There’s only one thing in the world scarier than an audition. It’s the callback. Upon first learning you’re one of the chosen few it’s hard not to feel like a member of some sort of elitist cult, or the first kid picked off the field by the most popular boy in school who wants you for his softball team. Reason being is that it immediately differentiates you from the “others”.
The others are of course those poor, sad dopes who didn’t get a callback; who tortured themselves by learning their lines, sitting for hours in traffic to get to the audition, smiling politely at the casting director, and wasting a perfectly good head shot and resume only to return home to sit by the phone for the next 24 hours, hoping it will ring with the news “you have a callback!” Today that’s not me, though. Nope. Today I’m kicking it with my callback posse.
Once over the initial elation that comes as a result of feeling like I’m in a league far superior to those other actresses, a deep dark fear of bombing the callback crept in. Why? Because now I want it even more. The one bad thing about getting this close to a role is that you begin to envision yourself playing it; as if you’ve already won the role. You imagine everything – from the first read-through all the way down to winning your Oscar. It’s like writing a script without first buying the rights to the story but I can’t help it; I’m consumed by monsters and horror movies and glass-shattering screams. How will I look when I die on screen? Will I be wearing something stylish?
Horror isn’t exactly a genre I’m comfortable with. This makes me even more nervous. When I tell my TV boyfriend I think that huge smear of red on the kitchen floor isn’t spilled Cabernet or my foiled attempt at a lipstick art installation, how do I react? I mean, if this were real life I would run screaming from the house faster than you could say one, two, three. My boyfriend would be left eating the dust storm made by my high heels in the dirt. I know myself pretty well and will freely admit that if I saw a three-foot long blood stain in my own home I wouldn’t be any hero. Sorry, but even grandma’s on her own under these circumstances – survival of the fittest and what not.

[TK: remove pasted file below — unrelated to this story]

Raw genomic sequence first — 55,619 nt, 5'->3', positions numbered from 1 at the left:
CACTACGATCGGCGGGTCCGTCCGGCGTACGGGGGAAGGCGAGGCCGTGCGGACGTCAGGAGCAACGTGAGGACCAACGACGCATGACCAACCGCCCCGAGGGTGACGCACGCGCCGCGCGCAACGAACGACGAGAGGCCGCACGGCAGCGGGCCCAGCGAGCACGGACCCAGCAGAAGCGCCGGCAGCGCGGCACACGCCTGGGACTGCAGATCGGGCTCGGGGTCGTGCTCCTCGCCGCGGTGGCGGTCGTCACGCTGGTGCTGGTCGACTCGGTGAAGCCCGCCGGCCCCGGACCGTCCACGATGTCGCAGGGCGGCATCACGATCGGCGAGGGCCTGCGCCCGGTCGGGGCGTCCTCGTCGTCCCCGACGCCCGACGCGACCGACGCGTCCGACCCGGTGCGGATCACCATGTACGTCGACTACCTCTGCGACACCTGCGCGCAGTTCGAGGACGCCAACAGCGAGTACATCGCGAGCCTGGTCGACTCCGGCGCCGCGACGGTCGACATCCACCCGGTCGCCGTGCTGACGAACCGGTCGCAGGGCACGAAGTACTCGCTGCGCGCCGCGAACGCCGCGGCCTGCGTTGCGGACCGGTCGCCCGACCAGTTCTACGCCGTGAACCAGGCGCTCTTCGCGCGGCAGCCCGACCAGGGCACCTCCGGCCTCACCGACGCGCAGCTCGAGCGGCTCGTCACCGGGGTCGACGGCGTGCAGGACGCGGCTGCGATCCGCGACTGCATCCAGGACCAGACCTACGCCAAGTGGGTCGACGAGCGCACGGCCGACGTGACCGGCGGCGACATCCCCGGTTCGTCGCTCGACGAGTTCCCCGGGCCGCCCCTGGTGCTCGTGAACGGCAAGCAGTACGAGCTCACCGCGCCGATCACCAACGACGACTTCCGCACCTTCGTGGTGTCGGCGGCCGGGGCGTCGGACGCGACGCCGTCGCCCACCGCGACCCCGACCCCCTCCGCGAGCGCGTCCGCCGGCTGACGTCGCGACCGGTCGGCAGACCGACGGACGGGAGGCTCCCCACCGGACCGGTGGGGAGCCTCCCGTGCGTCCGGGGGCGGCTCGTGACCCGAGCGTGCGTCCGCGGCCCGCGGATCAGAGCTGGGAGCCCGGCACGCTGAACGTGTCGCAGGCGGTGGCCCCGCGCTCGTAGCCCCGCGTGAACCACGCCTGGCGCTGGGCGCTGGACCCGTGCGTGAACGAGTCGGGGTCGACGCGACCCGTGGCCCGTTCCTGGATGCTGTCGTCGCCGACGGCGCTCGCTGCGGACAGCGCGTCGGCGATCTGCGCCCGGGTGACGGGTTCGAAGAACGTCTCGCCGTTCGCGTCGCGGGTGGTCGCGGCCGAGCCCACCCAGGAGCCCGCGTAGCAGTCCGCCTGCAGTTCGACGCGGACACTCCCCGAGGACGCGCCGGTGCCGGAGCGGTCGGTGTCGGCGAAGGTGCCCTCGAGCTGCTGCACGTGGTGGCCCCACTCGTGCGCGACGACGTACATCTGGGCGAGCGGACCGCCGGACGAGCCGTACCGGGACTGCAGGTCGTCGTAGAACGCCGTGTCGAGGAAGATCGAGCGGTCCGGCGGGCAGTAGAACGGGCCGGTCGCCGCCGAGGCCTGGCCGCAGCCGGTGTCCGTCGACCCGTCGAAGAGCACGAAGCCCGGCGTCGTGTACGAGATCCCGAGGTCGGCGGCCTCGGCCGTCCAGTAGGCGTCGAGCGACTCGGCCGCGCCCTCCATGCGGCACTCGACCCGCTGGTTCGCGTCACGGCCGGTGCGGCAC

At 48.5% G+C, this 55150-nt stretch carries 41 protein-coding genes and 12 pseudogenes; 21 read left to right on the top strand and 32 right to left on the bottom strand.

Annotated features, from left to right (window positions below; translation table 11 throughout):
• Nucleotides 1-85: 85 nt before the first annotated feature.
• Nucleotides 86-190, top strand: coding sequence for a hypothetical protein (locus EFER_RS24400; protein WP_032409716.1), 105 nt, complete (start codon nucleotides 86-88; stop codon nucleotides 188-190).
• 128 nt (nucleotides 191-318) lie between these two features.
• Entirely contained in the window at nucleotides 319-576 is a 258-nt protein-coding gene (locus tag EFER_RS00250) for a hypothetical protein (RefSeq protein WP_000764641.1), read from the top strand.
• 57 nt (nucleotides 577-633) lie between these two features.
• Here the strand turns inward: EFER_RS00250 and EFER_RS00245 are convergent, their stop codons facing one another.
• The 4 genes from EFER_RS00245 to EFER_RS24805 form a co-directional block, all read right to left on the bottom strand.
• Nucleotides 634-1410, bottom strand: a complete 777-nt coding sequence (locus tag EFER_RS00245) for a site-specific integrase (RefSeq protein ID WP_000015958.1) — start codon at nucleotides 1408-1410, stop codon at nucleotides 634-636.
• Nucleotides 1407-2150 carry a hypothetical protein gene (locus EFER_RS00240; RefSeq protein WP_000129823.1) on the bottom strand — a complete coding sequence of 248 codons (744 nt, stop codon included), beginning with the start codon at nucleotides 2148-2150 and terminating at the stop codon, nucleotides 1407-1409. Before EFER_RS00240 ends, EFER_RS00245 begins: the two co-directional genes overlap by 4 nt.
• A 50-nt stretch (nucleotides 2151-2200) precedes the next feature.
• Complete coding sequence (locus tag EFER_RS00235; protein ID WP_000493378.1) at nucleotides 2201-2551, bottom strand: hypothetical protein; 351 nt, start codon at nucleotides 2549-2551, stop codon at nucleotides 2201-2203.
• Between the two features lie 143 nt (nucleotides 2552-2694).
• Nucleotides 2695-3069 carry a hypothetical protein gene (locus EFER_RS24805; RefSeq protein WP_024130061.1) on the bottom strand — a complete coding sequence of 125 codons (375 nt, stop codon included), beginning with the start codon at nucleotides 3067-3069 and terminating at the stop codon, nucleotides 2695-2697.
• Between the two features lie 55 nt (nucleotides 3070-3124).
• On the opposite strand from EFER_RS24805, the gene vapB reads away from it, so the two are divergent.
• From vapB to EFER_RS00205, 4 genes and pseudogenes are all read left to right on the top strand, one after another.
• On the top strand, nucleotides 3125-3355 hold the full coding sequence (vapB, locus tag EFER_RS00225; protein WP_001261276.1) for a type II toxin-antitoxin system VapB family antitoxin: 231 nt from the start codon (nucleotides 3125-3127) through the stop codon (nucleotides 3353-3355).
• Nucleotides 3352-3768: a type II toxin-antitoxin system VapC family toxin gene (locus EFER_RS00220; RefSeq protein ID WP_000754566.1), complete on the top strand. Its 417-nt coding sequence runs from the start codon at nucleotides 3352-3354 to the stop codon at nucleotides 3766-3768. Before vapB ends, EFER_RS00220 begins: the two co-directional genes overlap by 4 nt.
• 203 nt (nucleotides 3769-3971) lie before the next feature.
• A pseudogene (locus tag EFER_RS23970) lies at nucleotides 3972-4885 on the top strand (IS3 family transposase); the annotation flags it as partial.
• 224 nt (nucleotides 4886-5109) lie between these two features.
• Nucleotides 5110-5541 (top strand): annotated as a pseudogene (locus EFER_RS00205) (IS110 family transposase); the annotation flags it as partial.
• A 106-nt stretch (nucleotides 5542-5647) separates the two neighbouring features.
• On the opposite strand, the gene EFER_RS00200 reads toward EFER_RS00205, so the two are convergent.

It’s something that’s always bothered me about horror movies – how stupid everyone in them seem to be. They do things like see chainsaws hanging from the barn rafters dripping with blood and then call on their brother Joe or their “pa” to come and take a look. “Gee, Pa. What by golly do you think it is?” The man will scratch his head and take a step even closer to inspect it, bringing himself within inches of sudden death and then everyone’s surprised when a man in a red leotard and leather BDSM mask jumps out with a whale hook. I mean really, they couldn’t have been that surprised by the body nylon; all real psychos have one.
I know, I know, this is acting. That means I have to muster up the courage to be whatever they want me to be. As long as no-one’s ripping my shirt off and I’m not running through the woods in my Wonder Bra from the nut in the body stocking I’m resolved to do my best at the callback.
I’m going to look in the mirror before I leave today and tell myself, “I’m different than the others.” I’ll go over my lines once again, sit in traffic, smile at the casting director, hand them a glossy head-shot and then scream my little heart out until they’re satisfied. Then I’ll go home and spend the next 24 hours looking at the phone and wondering when they’re going to call to tell me, “You’ve booked the job!”